“…teaching was not a job like any other job, but a crucial site of struggle.” (Giroux, p.160)
Life in Higher Education gets tougher every day: resources are low, our authority is undermined, and the pile of marking only gets bigger. As will become clear in the reading for our next SoTL session, Henry Giroux understands this point of view – and if he can’t make us feel better about these things, he can at least determinedly hold our hands along the way.
Of course, for Giroux, as for others working in the sub-field of critical pedagogy, teaching is a ‘site of struggle’ not just because it is hard (although he has plenty to say about that), but because it ought to be hard: the struggle is one which recognises, problematizes, and exposes what we do when we teach. To generalise a little, critical education theorists view teaching (and, indeed, knowledge) as historically, culturally, socially, and politically rooted and interest bound. ‘Learning’ should thus be conceived of as a construction which is at once a product of, constitutive of, and operates within a complex and largely invisible nexus of power relations. Critical pedagogy as a sub-discipline is fundamentally concerned with recognising and understanding this relationship; in some authors, we could add changing or subverting it.
At its core, this standpoint asks us to interrogate our assumptions, to expose the ‘hidden curriculum’ of what we practice as educators – and to teach others to do the same. As Giroux puts it, “critical pedagogy attempts to understand how power works through the production, distribution, and consumption of knowledge within particular institutional contexts and seeks to constitute students as informed subjects and social agents.” (Giroux, p.157). To some of us, this concept of education may be time-worn old news (if old news that ought to be placed on the desks of senior figures in government). To others of us, it may be conceptual garbage or badly-worded jargon. Either way, critical pedagogy would invite us to compare notes and engage in forthright discussion, and in that sense deserves an outing at the SoTL Network.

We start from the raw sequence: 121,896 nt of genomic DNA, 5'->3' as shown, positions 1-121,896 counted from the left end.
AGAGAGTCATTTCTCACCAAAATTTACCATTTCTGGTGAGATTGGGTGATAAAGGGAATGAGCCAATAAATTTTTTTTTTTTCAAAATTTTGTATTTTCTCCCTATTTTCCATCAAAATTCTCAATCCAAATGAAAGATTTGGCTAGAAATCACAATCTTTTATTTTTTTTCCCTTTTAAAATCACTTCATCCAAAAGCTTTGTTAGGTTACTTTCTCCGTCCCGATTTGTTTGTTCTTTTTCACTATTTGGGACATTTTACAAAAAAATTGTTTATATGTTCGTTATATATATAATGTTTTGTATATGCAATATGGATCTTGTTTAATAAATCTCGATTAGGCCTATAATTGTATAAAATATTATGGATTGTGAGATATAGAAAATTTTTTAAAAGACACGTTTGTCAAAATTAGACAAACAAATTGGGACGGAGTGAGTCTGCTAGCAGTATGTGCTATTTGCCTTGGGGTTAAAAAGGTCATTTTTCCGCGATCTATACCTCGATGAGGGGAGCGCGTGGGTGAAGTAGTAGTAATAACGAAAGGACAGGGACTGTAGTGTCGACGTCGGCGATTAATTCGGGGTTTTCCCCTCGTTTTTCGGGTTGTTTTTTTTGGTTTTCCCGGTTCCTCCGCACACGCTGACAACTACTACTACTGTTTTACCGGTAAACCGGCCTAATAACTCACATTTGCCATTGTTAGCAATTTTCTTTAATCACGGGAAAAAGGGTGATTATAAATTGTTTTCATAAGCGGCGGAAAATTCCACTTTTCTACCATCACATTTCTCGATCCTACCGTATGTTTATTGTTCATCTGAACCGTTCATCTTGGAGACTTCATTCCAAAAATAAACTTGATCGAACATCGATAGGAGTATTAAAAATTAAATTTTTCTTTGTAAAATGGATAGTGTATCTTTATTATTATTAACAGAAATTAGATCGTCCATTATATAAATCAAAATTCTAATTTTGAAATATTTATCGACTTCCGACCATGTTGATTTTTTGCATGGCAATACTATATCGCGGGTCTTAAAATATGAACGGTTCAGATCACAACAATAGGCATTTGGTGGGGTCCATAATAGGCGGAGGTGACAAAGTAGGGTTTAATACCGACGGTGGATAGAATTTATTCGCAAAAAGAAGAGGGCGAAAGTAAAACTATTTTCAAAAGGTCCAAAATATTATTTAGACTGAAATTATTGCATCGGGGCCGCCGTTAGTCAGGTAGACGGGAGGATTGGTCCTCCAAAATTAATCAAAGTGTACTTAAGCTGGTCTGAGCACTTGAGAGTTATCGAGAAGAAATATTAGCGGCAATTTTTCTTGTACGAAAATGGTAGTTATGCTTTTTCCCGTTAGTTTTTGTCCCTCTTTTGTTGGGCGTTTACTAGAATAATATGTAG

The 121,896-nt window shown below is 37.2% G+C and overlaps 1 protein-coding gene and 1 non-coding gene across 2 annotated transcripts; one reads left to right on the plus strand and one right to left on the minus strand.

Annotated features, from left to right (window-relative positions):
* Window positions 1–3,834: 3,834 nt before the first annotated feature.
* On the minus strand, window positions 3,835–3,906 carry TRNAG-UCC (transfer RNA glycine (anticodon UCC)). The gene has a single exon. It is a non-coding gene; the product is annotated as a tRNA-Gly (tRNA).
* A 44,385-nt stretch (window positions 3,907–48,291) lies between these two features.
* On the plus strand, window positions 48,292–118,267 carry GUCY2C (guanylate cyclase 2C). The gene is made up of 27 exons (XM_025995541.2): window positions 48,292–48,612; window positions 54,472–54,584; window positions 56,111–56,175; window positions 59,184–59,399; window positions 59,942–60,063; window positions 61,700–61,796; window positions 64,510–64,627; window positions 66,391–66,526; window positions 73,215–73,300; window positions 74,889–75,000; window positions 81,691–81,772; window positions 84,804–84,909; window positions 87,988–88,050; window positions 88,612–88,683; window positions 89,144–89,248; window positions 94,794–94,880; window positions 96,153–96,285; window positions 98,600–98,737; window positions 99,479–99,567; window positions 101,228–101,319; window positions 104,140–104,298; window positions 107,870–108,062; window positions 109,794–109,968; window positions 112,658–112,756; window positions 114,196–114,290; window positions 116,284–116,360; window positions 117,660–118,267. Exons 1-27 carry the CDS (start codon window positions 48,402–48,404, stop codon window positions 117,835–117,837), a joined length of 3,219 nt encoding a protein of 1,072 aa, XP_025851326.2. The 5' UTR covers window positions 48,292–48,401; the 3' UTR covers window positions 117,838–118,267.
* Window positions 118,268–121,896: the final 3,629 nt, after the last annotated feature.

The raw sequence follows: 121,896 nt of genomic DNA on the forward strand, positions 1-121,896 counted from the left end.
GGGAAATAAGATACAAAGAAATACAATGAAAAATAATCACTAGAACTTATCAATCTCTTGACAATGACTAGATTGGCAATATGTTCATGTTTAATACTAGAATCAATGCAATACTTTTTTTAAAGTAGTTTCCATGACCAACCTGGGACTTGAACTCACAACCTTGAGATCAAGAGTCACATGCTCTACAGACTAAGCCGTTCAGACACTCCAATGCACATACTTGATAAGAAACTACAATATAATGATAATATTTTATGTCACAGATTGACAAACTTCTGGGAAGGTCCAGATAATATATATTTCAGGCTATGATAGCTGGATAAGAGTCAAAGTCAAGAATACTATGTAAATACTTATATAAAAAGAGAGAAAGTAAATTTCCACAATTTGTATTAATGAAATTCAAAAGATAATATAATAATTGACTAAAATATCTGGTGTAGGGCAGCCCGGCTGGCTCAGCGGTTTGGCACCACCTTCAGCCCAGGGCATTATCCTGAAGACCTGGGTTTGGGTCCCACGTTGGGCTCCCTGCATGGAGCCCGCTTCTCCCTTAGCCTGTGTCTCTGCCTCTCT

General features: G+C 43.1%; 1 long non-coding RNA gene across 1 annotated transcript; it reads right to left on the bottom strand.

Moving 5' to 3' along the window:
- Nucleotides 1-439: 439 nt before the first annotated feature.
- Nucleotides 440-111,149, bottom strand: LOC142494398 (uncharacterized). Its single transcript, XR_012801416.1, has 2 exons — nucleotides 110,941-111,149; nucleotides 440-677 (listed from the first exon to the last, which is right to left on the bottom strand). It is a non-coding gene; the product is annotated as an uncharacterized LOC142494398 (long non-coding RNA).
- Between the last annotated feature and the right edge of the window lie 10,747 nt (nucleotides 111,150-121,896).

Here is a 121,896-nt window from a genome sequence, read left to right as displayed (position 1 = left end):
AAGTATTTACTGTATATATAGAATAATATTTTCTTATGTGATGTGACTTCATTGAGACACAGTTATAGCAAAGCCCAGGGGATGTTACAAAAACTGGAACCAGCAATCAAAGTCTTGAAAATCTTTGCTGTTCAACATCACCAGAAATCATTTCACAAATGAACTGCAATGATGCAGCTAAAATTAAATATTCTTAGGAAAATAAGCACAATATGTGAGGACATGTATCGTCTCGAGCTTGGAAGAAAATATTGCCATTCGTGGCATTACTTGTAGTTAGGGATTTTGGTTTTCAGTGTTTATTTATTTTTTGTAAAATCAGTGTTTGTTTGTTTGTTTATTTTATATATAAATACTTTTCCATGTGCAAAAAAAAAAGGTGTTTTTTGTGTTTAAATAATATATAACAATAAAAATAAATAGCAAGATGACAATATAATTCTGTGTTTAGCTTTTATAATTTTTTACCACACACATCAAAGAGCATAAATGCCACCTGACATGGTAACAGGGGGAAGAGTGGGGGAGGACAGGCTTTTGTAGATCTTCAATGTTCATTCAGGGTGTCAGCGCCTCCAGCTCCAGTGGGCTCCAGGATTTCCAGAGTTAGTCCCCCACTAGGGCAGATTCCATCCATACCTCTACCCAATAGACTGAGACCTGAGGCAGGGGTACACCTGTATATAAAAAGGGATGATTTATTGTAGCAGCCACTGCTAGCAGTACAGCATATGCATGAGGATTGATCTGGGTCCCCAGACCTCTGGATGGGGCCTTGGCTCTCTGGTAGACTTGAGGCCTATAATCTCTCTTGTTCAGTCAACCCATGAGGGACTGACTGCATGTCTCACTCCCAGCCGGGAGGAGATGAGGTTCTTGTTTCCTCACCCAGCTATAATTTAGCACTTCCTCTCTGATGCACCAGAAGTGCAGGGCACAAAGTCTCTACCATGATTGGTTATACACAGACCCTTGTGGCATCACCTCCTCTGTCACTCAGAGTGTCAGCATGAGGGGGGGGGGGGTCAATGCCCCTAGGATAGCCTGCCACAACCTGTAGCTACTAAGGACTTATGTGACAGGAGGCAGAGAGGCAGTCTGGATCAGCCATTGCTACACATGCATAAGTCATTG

Our reading for the session is a chapter extracted from Giroux’s 2011 volume, On Critical Pedagogy, and acts as a useful introduction to the subject area, if one very much coloured by Giroux’s particular style and approach. As far as it relates to higher education in the West, critical pedagogy has arguably become removed from its roots in theory and political protest and become more related to critiques from within the institution – authored by those working in the institution, and often squarely directed at the institution. The objectivity of such critiques may be open to question, even as the issues raised (managerialism, neoliberalism, marketization etc.) may very well resonate with us. Even so, there remain difficult questions here, which, if we accept the principle that they ought to be asked, require us to think in quite a deep way about the very purpose of our teaching. In the final analysis, does higher education act “to empower the student”, or does it operate as “social control […] as a moral gatekeeper of the state?” (McLaren, p. 71)
Questions to consider:
Do you agree with Giroux’s particular vision of the world, and of the state of higher education? Are these views universal, or specific to the North American political environment? Does he give any kind of solution to, or way out of, the problems he exposes, and how practicable or desirable might such solutions be? Is this line of thinking a useful approach to education?
One of the criticisms leveled at critical pedagogy is the difficulty of application, particularly (though by no means exclusively) in subject areas in which consideration of critical theory itself is not an underlying concern or goal. If critical pedagogy is a project of intervention, what should those interventions be? How ought they to be determined, and by whom? What, if anything, do you consider to be the particular application of critical pedagogy in your subject area and in your teaching?
If you do recognize the position of being a critical educator, what do you do about students who refuse to engage, or are otherwise uncomfortable with, this way of thinking? Is our desire for students to become critically-aware thinkers and practitioners permissive or coercive, and can a refusal to think critically be itself a viable critical position?
Finally, does critical pedagogy have an ‘endpoint’ – and what would it be?
The reading for the session can be found as chapter 4 of Giroux’s On Critical Pedagogy: “The Promise of Critical Pedagogy in the Age of Globalization: Towards a Pedagogy of Democratization.” This volume is available electronically through the University library. The chapter is essentially a reprint of a 2004 article, published as “Critical Pedagogy and the Postmodern/Modern Divide: Towards a Pedagogy of Democratization”, Teacher Education Quarterly (Winter 2004), pp. 31-47. The article version is available through Paperpile.